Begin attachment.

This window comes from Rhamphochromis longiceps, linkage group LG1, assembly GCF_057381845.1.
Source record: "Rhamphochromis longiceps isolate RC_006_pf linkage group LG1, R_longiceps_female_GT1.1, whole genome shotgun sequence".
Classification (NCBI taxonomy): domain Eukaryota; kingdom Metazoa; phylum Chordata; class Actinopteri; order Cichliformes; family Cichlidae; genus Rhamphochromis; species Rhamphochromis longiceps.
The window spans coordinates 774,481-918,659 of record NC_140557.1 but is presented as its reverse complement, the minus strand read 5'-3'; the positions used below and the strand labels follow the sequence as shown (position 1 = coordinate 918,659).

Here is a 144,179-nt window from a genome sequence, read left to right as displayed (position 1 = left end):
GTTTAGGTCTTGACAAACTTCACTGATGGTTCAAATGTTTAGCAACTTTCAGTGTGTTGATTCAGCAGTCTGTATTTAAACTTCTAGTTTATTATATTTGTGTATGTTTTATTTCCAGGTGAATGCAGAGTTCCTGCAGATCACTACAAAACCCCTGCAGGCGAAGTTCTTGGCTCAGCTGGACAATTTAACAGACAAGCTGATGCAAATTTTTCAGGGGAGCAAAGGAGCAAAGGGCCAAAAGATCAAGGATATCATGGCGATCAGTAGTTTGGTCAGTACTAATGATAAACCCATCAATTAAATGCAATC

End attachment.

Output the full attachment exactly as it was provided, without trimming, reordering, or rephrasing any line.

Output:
This window comes from Rhamphochromis longiceps, linkage group LG1, assembly GCF_057381845.1.
Source record: "Rhamphochromis longiceps isolate RC_006_pf linkage group LG1, R_longiceps_female_GT1.1, whole genome shotgun sequence".
Classification (NCBI taxonomy): domain Eukaryota; kingdom Metazoa; phylum Chordata; class Actinopteri; order Cichliformes; family Cichlidae; genus Rhamphochromis; species Rhamphochromis longiceps.
The window spans coordinates 774,481-918,659 of record NC_140557.1 but is presented as its reverse complement, the minus strand read 5'-3'; the positions used below and the strand labels follow the sequence as shown (position 1 = coordinate 918,659).

Here is a 144,179-nt window from a genome sequence, read left to right as displayed (position 1 = left end):
GTTTAGGTCTTGACAAACTTCACTGATGGTTCAAATGTTTAGCAACTTTCAGTGTGTTGATTCAGCAGTCTGTATTTAAACTTCTAGTTTATTATATTTGTGTATGTTTTATTTCCAGGTGAATGCAGAGTTCCTGCAGATCACTACAAAACCCCTGCAGGCGAAGTTCTTGGCTCAGCTGGACAATTTAACAGACAAGCTGATGCAAATTTTTCAGGGGAGCAAAGGAGCAAAGGGCCAAAAGATCAAGGATATCATGGCGATCAGTAGTTTGGTCAGTACTAATGATAAACCCATCAATTAAATGCAATC